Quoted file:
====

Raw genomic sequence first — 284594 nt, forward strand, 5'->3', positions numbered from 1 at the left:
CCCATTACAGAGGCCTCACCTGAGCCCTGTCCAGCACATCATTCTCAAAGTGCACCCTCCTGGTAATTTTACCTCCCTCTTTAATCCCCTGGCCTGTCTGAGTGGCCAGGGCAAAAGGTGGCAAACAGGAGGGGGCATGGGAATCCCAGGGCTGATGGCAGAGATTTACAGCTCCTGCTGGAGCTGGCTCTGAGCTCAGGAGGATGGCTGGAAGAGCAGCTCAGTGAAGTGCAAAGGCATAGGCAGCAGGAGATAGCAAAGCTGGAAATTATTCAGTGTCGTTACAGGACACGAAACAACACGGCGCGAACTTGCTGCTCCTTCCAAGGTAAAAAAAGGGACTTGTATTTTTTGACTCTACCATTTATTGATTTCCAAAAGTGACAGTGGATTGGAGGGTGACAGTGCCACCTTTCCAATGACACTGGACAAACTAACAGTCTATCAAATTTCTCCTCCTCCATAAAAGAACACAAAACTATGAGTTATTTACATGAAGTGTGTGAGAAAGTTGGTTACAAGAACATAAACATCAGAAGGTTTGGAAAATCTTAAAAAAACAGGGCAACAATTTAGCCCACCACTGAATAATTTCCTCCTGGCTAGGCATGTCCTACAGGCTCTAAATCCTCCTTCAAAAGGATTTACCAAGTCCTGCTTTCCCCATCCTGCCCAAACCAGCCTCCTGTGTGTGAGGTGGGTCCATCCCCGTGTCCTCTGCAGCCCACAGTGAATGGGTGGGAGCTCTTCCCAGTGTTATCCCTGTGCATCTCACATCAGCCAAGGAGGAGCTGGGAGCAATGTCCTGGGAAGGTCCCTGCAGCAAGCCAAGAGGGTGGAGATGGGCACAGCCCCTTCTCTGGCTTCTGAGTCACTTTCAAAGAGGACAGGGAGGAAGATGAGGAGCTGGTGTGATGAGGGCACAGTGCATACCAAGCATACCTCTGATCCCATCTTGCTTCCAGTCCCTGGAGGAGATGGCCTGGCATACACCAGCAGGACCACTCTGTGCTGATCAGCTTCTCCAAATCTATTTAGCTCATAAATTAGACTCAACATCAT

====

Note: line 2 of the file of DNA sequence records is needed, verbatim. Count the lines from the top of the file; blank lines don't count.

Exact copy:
CCCATTACAGAGGCCTCACCTGAGCCCTGTCCAGCACATCATTCTCAAAGTGCACCCTCCTGGTAATTTTACCTCCCTCTTTAATCCCCTGGCCTGTCTGAGTGGCCAGGGCAAAAGGTGGCAAACAGGAGGGGGCATGGGAATCCCAGGGCTGATGGCAGAGATTTACAGCTCCTGCTGGAGCTGGCTCTGAGCTCAGGAGGATGGCTGGAAGAGCAGCTCAGTGAAGTGCAAAGGCATAGGCAGCAGGAGATAGCAAAGCTGGAAATTATTCAGTGTCGTTACAGGACACGAAACAACACGGCGCGAACTTGCTGCTCCTTCCAAGGTAAAAAAAGGGACTTGTATTTTTTGACTCTACCATTTATTGATTTCCAAAAGTGACAGTGGATTGGAGGGTGACAGTGCCACCTTTCCAATGACACTGGACAAACTAACAGTCTATCAAATTTCTCCTCCTCCATAAAAGAACACAAAACTATGAGTTATTTACATGAAGTGTGTGAGAAAGTTGGTTACAAGAACATAAACATCAGAAGGTTTGGAAAATCTTAAAAAAACAGGGCAACAATTTAGCCCACCACTGAATAATTTCCTCCTGGCTAGGCATGTCCTACAGGCTCTAAATCCTCCTTCAAAAGGATTTACCAAGTCCTGCTTTCCCCATCCTGCCCAAACCAGCCTCCTGTGTGTGAGGTGGGTCCATCCCCGTGTCCTCTGCAGCCCACAGTGAATGGGTGGGAGCTCTTCCCAGTGTTATCCCTGTGCATCTCACATCAGCCAAGGAGGAGCTGGGAGCAATGTCCTGGGAAGGTCCCTGCAGCAAGCCAAGAGGGTGGAGATGGGCACAGCCCCTTCTCTGGCTTCTGAGTCACTTTCAAAGAGGACAGGGAGGAAGATGAGGAGCTGGTGTGATGAGGGCACAGTGCATACCAAGCATACCTCTGATCCCATCTTGCTTCCAGTCCCTGGAGGAGATGGCCTGGCATACACCAGCAGGACCACTCTGTGCTGATCAGCTTCTCCAAATCTATTTAGCTCATAAATTAGACTCAACATCAT